Disappointing economic benefits from widening the M25

Below are the main points and implications of my analysis of the outcome of widening of the M25 motorway between Junctions 23 and 27, published as ‘Economic benefits of road widening’, Transportation Research Part A, 147, 312-319, 2021. Available at https://authors.elsevier.com/a/1cqCk3Rd3uuBQe

  • The M25 motorway was widened between Junctions 23 and 27 as part of the Smart Motorway investment programme implemented by Highways England. Detailed traffic monitoring reports were published before the scheme was opened and for three years afterwards.
  • There was some increase in traffic speeds at Year One after opening, compared with Before opening, but this gain was lost subsequently account of increased volumes of traffic. At Year Three, average daily traffic was up by 16% compared with Before, and up 23% at weekends. This contrasts with an increase of 7% for regional motorway traffic growth.  
  • The conclusion of the Year Three monitoring report states: ‘These results show that increases in capacity have been achieved, moving more goods, people and services, while maintaining journey times at pre-scheme levels and slightly improving reliability.’ However, this could not have been the basis of the investment case, which in general suppose that travel time savings are the main benefit of transport infrastructure investment. Accordingly, reports of the traffic and economic modelling were obtained; these utilised the long-established SATURN and TUBA models.
  • The traffic model projected increased traffic volumes and speeds for the scheme opening year, comparing the ‘do something’ investment case with the ‘do minimum’ case without the investment. However, the increase in traffic volume was less than the observed outturn and the increase in speed forecast failed to materialise beyond the first year after opening.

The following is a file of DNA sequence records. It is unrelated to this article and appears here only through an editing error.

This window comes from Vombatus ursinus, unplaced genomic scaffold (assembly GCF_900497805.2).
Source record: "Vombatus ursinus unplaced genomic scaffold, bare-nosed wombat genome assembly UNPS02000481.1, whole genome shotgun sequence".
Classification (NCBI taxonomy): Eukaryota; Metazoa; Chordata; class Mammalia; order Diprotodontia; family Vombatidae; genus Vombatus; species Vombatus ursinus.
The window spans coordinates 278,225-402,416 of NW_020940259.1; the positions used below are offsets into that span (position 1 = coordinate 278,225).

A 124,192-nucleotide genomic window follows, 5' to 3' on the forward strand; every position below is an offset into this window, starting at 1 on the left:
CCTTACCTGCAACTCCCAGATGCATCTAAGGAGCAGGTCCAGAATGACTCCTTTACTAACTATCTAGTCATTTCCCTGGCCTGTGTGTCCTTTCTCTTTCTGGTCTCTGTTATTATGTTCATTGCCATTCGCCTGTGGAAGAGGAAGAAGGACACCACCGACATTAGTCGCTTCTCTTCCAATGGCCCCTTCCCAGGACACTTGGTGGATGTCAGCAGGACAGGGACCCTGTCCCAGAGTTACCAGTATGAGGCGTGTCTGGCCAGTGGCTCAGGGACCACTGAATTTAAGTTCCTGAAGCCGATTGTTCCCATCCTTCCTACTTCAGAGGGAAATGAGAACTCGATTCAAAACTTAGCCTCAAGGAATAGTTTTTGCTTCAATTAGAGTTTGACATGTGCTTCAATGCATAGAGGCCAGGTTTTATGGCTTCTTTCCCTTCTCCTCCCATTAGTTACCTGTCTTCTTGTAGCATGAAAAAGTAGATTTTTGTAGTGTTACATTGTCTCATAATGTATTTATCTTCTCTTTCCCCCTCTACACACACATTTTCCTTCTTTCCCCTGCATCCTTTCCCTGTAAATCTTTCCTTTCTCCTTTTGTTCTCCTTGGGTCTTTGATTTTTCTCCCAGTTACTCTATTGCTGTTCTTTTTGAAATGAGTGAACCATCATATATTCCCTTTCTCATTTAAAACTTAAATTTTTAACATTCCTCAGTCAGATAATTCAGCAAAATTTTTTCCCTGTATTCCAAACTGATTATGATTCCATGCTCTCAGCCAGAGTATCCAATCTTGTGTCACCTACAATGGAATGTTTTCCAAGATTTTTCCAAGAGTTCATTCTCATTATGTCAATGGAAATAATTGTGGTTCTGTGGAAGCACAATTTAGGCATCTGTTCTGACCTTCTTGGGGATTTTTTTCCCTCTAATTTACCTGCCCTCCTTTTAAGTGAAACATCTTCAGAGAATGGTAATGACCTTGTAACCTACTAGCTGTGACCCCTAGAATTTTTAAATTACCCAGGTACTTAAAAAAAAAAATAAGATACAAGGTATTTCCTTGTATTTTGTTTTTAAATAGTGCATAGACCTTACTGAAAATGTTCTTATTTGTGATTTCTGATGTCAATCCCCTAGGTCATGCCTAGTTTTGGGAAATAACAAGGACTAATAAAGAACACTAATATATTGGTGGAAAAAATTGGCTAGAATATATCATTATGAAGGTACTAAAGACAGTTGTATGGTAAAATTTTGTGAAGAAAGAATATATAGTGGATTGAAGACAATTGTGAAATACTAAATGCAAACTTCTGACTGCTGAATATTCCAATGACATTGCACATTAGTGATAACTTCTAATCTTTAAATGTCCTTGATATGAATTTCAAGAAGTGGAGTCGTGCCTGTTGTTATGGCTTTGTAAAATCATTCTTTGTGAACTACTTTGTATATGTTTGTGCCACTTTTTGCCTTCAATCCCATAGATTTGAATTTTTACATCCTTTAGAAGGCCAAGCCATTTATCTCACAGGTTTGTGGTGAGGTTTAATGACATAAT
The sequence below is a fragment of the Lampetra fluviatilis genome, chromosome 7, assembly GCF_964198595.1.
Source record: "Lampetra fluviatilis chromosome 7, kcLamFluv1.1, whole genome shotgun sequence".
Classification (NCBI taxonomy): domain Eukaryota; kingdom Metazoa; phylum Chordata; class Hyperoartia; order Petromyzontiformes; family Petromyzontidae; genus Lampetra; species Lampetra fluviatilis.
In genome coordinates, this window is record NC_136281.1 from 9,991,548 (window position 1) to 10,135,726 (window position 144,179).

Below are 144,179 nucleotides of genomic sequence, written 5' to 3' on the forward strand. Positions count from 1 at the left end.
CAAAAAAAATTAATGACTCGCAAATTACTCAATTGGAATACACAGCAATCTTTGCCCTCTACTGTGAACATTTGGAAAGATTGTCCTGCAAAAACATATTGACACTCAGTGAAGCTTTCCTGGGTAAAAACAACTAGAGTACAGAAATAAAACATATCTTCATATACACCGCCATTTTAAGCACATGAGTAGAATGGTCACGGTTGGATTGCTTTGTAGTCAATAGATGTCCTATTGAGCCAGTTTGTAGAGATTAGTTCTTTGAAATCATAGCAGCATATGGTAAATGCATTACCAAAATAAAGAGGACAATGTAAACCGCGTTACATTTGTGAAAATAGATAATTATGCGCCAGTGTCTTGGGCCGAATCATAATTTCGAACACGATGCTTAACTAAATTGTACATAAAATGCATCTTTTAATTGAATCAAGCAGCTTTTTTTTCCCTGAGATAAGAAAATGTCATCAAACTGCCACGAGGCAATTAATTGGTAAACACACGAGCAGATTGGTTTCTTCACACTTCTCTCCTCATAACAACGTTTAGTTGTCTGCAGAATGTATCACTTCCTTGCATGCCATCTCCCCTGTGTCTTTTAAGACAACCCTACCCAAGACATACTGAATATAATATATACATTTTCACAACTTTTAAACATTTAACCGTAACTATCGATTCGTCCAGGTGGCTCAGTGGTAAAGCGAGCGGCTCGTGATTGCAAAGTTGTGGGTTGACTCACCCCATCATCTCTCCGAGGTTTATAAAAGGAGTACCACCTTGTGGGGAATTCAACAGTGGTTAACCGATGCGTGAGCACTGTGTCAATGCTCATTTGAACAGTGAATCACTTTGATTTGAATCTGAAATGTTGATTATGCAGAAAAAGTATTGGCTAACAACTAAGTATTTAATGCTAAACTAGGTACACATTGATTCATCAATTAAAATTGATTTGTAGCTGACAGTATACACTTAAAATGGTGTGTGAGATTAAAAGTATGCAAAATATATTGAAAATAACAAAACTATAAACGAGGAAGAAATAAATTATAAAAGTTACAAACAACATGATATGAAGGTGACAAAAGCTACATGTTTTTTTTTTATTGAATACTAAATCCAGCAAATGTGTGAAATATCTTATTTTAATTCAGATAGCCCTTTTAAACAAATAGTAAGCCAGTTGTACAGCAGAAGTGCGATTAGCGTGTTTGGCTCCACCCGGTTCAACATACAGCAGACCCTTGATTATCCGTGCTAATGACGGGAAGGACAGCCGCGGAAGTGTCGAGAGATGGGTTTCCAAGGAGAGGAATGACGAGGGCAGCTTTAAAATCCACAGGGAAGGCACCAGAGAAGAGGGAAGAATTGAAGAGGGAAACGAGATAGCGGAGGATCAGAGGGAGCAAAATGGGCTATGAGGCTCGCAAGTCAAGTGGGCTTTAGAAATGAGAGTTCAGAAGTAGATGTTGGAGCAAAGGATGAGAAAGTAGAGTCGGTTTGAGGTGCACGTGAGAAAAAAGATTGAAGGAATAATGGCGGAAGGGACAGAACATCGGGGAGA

• The modelled economic benefits derived very largely from time savings for business users. There were also time savings for local users, commuters and others, but these were almost entirely offset by increased vehicle operating costs. This was the consequence of local users rerouting trips between unchanged origins and destinations to take advantage of short journey times made possible by diverting to the motorway, travelling somewhat greater distances.
  • The benefits forecast for business users were the main input to the economic appraisal that generated a benefit-cost ratio of 2.9, which was the basis for the investment decision. However, the time savings benefits did not materialise beyond the first year after opening, on account of the additional traffic above forecast.
  • The nature of this additional traffic cannot be deduced from the traffic monitoring. It is likely that much, possibly most, comprises local trips rerouting, of no net economic benefit; indeed, these trips would be of negative benefit on account of the additional externalities (carbon etc) arising from the increased distance travelled. The outturn BCR must be much less than the forecast 2.9, possibly even negative.
  • This M25 case is likely to be typical in that the Strategic Road Network comes under greatest stress in or near major urban centres where local traffic competes for carriageway with long distance users. Highways England has 10 smart motorway schemes in its current investment programme, with an average BCR estimated as 2.4. This likely reflects considerable optimism bias in the modelling.
  • The modelling to support decision making distinguishes between different classes of road user, yet the traffic monitoring does not allow such a distinction. The monitoring is therefore of limited use in refining the models and countering optimism bias. What is needed is monitoring of representative samples of road users over time to see how their travel behaviour changes as the result of the road investment. Such longitudinal studies, as they are known, are common in the areas of health and social sciences, but almost unknown for travel and transport.